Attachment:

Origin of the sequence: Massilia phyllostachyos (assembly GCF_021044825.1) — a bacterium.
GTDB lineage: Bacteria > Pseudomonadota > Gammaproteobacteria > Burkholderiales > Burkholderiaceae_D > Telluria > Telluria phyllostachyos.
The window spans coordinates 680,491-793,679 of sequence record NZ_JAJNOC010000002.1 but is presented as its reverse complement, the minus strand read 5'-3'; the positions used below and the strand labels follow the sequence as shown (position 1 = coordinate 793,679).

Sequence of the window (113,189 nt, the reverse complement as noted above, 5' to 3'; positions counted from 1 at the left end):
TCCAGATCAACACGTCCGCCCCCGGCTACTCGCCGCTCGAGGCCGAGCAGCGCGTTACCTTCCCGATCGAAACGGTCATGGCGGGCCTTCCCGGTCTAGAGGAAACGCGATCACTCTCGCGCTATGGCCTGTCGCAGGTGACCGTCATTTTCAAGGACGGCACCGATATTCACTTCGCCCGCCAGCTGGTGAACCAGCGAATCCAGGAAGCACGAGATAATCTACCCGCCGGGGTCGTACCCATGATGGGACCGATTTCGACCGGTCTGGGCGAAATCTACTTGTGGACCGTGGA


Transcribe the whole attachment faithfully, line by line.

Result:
Origin of the sequence: Massilia phyllostachyos (assembly GCF_021044825.1) — a bacterium.
GTDB lineage: Bacteria > Pseudomonadota > Gammaproteobacteria > Burkholderiales > Burkholderiaceae_D > Telluria > Telluria phyllostachyos.
The window spans coordinates 680,491-793,679 of sequence record NZ_JAJNOC010000002.1 but is presented as its reverse complement, the minus strand read 5'-3'; the positions used below and the strand labels follow the sequence as shown (position 1 = coordinate 793,679).

Sequence of the window (113,189 nt, the reverse complement as noted above, 5' to 3'; positions counted from 1 at the left end):
TCCAGATCAACACGTCCGCCCCCGGCTACTCGCCGCTCGAGGCCGAGCAGCGCGTTACCTTCCCGATCGAAACGGTCATGGCGGGCCTTCCCGGTCTAGAGGAAACGCGATCACTCTCGCGCTATGGCCTGTCGCAGGTGACCGTCATTTTCAAGGACGGCACCGATATTCACTTCGCCCGCCAGCTGGTGAACCAGCGAATCCAGGAAGCACGAGATAATCTACCCGCCGGGGTCGTACCCATGATGGGACCGATTTCGACCGGTCTGGGCGAAATCTACTTGTGGACCGTGGA